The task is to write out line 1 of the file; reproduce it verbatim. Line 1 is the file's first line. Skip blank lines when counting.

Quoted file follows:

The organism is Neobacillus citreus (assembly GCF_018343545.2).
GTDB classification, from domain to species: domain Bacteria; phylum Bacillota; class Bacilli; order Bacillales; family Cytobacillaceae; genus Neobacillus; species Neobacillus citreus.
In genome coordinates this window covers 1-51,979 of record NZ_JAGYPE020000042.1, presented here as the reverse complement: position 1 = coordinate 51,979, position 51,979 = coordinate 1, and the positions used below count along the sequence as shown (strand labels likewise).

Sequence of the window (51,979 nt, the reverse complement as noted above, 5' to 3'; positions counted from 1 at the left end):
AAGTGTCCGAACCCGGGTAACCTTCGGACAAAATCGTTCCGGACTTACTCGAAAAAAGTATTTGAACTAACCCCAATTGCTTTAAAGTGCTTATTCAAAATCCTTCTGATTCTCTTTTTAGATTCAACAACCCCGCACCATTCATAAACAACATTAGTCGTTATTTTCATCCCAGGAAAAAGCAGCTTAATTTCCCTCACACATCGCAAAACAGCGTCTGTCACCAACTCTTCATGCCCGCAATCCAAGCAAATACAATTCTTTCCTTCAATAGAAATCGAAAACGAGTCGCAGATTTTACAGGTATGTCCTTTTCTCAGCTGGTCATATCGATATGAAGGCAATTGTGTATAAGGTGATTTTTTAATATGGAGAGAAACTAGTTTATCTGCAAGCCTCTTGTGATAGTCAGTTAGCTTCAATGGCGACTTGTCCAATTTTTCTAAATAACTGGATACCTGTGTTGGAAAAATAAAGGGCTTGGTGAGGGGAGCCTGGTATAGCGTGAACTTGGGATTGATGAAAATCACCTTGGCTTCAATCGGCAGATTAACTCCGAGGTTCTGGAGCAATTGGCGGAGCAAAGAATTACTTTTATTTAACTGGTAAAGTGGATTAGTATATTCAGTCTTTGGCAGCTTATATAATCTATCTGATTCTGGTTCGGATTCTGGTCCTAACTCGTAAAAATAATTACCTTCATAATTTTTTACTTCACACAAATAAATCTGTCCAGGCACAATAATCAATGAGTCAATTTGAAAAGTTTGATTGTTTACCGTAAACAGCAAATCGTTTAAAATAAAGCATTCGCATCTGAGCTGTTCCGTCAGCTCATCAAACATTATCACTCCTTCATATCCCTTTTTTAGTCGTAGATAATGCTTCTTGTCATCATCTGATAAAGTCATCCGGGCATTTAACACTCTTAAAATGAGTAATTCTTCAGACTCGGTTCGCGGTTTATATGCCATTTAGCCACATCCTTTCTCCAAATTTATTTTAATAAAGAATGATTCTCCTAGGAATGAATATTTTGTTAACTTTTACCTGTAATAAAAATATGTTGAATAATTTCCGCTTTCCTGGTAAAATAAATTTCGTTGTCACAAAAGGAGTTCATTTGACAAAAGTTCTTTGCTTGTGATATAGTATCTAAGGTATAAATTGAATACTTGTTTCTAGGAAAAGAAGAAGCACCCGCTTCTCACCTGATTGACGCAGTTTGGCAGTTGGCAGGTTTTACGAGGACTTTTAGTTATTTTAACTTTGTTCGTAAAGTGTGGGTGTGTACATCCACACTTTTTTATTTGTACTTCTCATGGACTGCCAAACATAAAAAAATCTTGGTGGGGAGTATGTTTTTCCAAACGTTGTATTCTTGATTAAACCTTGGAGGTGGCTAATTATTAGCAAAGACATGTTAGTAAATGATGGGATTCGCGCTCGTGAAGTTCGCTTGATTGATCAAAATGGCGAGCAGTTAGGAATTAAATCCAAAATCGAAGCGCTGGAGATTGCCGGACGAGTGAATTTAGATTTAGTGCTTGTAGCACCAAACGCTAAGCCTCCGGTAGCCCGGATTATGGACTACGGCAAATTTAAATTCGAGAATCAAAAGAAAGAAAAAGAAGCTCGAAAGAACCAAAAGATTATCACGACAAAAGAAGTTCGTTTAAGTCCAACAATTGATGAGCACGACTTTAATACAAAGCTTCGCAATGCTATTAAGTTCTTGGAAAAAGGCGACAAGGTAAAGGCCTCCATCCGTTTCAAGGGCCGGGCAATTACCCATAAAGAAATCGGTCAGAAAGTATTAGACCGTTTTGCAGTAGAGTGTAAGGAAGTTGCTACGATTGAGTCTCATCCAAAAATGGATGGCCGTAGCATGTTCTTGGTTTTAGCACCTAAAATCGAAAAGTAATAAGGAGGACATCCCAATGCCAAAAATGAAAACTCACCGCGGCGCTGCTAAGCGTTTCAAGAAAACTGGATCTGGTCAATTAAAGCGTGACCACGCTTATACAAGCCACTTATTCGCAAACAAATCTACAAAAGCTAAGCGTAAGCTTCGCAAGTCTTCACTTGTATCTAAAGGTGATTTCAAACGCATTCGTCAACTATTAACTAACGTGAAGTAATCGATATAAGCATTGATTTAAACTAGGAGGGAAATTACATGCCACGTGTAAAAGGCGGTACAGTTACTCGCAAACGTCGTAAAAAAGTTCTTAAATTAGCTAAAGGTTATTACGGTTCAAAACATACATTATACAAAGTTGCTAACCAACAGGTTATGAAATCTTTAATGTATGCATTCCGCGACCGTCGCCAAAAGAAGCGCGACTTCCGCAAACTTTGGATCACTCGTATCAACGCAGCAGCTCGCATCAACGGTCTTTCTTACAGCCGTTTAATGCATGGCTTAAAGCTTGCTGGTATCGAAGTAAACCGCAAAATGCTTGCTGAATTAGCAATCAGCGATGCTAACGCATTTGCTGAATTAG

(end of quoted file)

The organism is Neobacillus citreus (assembly GCF_018343545.2).